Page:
Matt Puckett, you and your family are in my thoughts today.  You are not forgotten.

Kerry Max Cook: An Innocent Man Still Seeking Exoneration; a post by Ashley Lucas

4 Mar

Kerry Max Cook with a copy of his autobiography Chasing Justice

In 1978 in Tyler, Texas, Kerry Max Cook was convicted of a murder he did not commit.  He remained in prison until 1999 a court finally released him after he pleaded “no contest” at the conclusion of his fourth trial for this crime.  Cook agreed to plead “no contest,” after maintaining his innocence for more than two decades of legal battles, because he believed at the time that he would likely be wrongfully convicted yet again and sent back to prison if he did not.  The District Attorney all of a sudden offered him a deal: a plea of “no contest” would enable Cook’s release for time served.  Cook took the deal and later found out that the District Attorney in question had recently acquired the results of new DNA tests of the crime scene evidence which definitively proved that Cook did not rape and murder Linda Jo Edwards.  Cook and his legal team only learned of this exculpatory evidence after the plea of “no contest” had been entered, and because of this, Cook has never been legally exonerated.  The murder conviction remains on his record, and at long last Cook is fighting a new legal battle to clear his name.  An excellent blog posting on the Grits for Breakfast site provides further details.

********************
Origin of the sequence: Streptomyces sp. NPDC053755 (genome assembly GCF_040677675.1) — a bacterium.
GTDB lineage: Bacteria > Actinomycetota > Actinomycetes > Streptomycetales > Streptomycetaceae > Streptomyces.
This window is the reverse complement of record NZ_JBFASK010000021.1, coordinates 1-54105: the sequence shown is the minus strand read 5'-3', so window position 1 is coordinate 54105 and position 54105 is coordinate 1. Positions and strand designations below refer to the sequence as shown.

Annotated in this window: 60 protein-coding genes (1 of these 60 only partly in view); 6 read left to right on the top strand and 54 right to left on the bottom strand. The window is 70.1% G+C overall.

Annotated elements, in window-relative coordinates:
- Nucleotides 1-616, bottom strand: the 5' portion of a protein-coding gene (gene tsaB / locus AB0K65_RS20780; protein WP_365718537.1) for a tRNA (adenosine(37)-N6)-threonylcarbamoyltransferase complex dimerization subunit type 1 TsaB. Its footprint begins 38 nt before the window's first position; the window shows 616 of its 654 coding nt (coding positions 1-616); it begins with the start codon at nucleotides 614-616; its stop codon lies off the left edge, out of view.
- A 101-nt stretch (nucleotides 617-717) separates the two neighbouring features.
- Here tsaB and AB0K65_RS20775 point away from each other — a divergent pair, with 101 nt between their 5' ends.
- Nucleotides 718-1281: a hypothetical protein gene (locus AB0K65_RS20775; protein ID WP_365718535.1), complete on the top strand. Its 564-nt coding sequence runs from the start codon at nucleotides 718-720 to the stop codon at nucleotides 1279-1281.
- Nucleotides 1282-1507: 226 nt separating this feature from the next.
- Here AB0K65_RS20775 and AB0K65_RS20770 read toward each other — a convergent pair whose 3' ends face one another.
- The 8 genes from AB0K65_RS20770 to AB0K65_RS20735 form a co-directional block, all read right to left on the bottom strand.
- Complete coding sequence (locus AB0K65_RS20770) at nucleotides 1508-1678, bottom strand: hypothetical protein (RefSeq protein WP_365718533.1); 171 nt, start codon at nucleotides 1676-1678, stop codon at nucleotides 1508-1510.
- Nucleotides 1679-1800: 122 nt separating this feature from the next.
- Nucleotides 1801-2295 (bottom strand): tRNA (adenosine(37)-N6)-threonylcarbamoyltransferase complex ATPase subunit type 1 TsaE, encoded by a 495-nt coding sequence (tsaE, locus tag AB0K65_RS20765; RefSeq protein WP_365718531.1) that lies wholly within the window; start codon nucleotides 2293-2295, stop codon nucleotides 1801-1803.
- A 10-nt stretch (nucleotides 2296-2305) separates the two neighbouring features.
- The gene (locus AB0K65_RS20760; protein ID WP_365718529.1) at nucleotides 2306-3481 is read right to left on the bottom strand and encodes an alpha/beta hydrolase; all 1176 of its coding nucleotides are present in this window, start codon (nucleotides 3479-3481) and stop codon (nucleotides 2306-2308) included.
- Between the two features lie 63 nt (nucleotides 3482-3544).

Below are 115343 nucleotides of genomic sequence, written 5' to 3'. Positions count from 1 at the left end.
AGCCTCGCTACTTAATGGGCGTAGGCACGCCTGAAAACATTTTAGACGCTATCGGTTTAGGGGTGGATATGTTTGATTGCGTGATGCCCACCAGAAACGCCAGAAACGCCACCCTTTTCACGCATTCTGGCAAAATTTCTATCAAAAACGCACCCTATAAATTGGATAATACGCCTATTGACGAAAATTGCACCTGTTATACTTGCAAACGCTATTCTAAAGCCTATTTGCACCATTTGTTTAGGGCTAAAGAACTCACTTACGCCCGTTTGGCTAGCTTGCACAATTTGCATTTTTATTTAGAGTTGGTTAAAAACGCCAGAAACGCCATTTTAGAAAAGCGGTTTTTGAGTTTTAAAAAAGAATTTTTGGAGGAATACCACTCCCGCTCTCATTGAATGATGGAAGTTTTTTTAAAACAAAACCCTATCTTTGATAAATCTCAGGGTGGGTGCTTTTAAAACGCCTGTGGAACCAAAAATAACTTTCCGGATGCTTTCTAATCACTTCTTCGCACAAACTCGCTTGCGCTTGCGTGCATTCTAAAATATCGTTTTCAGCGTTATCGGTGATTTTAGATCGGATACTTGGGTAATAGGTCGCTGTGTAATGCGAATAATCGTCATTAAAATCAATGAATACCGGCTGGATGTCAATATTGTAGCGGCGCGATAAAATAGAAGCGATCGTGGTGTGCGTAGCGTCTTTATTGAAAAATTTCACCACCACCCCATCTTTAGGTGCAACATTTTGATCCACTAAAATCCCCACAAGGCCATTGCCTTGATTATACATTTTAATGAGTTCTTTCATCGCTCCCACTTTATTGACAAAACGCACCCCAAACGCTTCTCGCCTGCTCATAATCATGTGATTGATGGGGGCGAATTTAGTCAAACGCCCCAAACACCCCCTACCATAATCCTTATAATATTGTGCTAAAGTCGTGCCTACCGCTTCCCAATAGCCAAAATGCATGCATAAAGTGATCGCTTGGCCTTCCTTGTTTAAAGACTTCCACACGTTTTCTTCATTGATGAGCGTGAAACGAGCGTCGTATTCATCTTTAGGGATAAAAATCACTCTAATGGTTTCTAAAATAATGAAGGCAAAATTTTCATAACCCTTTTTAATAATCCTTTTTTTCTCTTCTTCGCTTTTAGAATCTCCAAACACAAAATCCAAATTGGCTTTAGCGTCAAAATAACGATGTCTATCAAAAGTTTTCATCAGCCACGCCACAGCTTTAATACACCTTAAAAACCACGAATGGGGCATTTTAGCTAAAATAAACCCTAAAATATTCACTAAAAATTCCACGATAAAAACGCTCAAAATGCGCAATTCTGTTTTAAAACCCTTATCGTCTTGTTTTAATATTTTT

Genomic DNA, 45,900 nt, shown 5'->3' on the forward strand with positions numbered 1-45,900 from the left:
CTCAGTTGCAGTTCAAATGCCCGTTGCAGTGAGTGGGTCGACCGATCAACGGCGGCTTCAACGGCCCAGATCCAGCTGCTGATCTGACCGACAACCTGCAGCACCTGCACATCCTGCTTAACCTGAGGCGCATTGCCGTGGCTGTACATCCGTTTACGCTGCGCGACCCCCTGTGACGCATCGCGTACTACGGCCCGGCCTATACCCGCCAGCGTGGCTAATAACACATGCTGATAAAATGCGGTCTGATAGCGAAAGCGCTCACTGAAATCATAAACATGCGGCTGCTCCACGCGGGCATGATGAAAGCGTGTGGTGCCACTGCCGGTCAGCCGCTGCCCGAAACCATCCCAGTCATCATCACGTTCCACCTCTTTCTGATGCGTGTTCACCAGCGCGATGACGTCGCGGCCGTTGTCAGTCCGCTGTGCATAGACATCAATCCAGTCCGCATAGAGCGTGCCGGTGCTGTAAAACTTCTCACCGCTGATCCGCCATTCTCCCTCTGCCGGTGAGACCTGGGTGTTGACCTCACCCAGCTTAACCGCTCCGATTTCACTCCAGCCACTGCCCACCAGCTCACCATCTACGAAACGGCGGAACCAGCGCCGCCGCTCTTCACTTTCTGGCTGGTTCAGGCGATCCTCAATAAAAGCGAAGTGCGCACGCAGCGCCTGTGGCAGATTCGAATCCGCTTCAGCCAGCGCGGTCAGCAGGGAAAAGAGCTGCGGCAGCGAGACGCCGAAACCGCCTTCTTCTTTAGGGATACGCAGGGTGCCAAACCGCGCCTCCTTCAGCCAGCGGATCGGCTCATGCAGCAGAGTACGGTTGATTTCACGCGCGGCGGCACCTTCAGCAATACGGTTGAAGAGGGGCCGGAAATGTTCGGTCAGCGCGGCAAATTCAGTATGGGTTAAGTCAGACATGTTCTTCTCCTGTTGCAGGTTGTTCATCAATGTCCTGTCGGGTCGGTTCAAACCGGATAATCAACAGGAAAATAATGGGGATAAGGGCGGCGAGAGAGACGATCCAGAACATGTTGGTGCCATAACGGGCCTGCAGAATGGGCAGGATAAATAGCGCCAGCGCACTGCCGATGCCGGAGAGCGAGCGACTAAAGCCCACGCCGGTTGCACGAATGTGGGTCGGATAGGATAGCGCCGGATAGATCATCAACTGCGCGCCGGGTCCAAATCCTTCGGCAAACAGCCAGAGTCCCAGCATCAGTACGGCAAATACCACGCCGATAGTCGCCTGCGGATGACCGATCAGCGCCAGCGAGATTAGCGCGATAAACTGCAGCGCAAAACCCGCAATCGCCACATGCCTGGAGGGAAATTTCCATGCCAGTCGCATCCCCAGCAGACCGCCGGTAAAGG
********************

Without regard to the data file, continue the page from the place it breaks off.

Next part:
Cook’s autobiography, Chasing Justice, published in 2007, describes in detail the junk science, prosecutorial misconduct, and shoddy police work which contributed to his wrongful conviction.  Cook is also featured in the documentary play (and subsequent Court TV film) The Exonerated by Jessica Blank and Erik Jensen, despite the popular misconception in Cook’s case that DNA proof of actual innocence would lead automatically to legal exoneration.

When I was an undergraduate at Yale in 2001, I took a seminar about the death penalty, taught by two men who were at the time Yale Law School students.  Our final assignment for the class was to research a death penalty case and write a twenty-page paper on it.  I wrote about Kerry Cook, and in the course of my research, I made contact with him, and with the help of Stanton Wheeler–a law school professor and then Master of my residential college–I brought Cook and one of his lawyers to campus to speak.  Kerry and I have since lost touch, but I remain deeply moved not only by his story but by his willingness to continue telling it despite how much it obviously hurts him to expose himself, his wife, and his son to continuing public scrutiny and judgment.

May you finally receive some relief from the courts, my friend.  I watch your struggle with admiration and hope.  Your continuing work against the death penalty and wrongful conviction serves a cause much larger than your own case, and I am among a great many people who are grateful for your life and your efforts.